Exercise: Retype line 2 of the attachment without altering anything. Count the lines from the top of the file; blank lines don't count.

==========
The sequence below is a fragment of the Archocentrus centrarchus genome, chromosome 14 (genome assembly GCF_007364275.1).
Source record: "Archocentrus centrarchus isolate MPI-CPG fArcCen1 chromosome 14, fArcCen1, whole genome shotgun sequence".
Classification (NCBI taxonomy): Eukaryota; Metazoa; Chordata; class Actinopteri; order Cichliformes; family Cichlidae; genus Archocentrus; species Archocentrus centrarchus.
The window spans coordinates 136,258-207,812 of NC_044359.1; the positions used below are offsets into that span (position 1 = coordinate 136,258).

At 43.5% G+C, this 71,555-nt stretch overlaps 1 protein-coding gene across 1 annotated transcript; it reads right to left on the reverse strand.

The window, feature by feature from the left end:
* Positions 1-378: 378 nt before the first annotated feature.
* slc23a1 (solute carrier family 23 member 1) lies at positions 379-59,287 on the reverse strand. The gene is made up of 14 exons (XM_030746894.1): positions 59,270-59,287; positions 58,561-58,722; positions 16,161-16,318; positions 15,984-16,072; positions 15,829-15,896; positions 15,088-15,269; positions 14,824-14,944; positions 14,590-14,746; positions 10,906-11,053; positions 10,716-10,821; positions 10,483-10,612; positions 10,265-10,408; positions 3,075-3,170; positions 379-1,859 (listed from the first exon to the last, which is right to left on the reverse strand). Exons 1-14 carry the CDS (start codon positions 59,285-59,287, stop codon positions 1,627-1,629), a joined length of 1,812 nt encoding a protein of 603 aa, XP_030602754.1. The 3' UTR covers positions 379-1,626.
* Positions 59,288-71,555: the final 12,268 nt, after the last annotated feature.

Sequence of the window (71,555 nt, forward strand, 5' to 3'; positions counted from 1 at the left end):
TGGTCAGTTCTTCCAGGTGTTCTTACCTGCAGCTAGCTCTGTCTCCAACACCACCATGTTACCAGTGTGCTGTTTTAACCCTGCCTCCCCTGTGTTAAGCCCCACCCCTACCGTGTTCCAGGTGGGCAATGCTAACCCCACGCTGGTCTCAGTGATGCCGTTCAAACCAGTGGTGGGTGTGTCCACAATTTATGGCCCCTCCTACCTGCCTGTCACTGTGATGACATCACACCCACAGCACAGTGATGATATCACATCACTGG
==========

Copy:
Source record: "Archocentrus centrarchus isolate MPI-CPG fArcCen1 chromosome 14, fArcCen1, whole genome shotgun sequence".